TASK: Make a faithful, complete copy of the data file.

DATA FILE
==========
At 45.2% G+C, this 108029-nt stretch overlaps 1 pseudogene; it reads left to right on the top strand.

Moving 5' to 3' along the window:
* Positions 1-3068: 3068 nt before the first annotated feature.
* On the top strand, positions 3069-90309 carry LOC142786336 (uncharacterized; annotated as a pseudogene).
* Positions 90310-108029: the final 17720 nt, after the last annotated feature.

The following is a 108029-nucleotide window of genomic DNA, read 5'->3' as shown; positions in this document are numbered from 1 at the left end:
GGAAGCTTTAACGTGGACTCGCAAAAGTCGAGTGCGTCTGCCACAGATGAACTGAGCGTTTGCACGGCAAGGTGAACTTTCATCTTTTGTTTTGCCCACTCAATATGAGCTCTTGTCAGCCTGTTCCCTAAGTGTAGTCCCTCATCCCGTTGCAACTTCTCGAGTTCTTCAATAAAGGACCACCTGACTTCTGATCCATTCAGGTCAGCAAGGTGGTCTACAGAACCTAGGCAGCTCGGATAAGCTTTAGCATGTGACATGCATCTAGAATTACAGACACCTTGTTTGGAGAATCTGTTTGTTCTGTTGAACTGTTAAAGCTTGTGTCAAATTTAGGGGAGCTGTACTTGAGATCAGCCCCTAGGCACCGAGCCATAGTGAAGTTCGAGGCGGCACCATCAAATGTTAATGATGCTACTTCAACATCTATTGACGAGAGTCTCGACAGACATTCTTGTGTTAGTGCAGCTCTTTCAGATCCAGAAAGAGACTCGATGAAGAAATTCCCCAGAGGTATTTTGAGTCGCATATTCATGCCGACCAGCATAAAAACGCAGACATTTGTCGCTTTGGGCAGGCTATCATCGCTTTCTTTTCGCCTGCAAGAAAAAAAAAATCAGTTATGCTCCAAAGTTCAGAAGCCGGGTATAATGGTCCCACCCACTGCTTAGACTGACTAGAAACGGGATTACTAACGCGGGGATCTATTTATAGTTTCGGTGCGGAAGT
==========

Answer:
At 45.2% G+C, this 108029-nt stretch overlaps 1 pseudogene; it reads left to right on the top strand.

Moving 5' to 3' along the window:
* Positions 1-3068: 3068 nt before the first annotated feature.
* On the top strand, positions 3069-90309 carry LOC142786336 (uncharacterized; annotated as a pseudogene).
* Positions 90310-108029: the final 17720 nt, after the last annotated feature.

The following is a 108029-nucleotide window of genomic DNA, read 5'->3' as shown; positions in this document are numbered from 1 at the left end:
GGAAGCTTTAACGTGGACTCGCAAAAGTCGAGTGCGTCTGCCACAGATGAACTGAGCGTTTGCACGGCAAGGTGAACTTTCATCTTTTGTTTTGCCCACTCAATATGAGCTCTTGTCAGCCTGTTCCCTAAGTGTAGTCCCTCATCCCGTTGCAACTTCTCGAGTTCTTCAATAAAGGACCACCTGACTTCTGATCCATTCAGGTCAGCAAGGTGGTCTACAGAACCTAGGCAGCTCGGATAAGCTTTAGCATGTGACATGCATCTAGAATTACAGACACCTTGTTTGGAGAATCTGTTTGTTCTGTTGAACTGTTAAAGCTTGTGTCAAATTTAGGGGAGCTGTACTTGAGATCAGCCCCTAGGCACCGAGCCATAGTGAAGTTCGAGGCGGCACCATCAAATGTTAATGATGCTACTTCAACATCTATTGACGAGAGTCTCGACAGACATTCTTGTGTTAGTGCAGCTCTTTCAGATCCAGAAAGAGACTCGATGAAGAAATTCCCCAGAGGTATTTTGAGTCGCATATTCATGCCGACCAGCATAAAAACGCAGACATTTGTCGCTTTGGGCAGGCTATCATCGCTTTCTTTTCGCCTGCAAGAAAAAAAAAATCAGTTATGCTCCAAAGTTCAGAAGCCGGGTATAATGGTCCCACCCACTGCTTAGACTGACTAGAAACGGGATTACTAACGCGGGGATCTATTTATAGTTTCGGTGCGGAAGT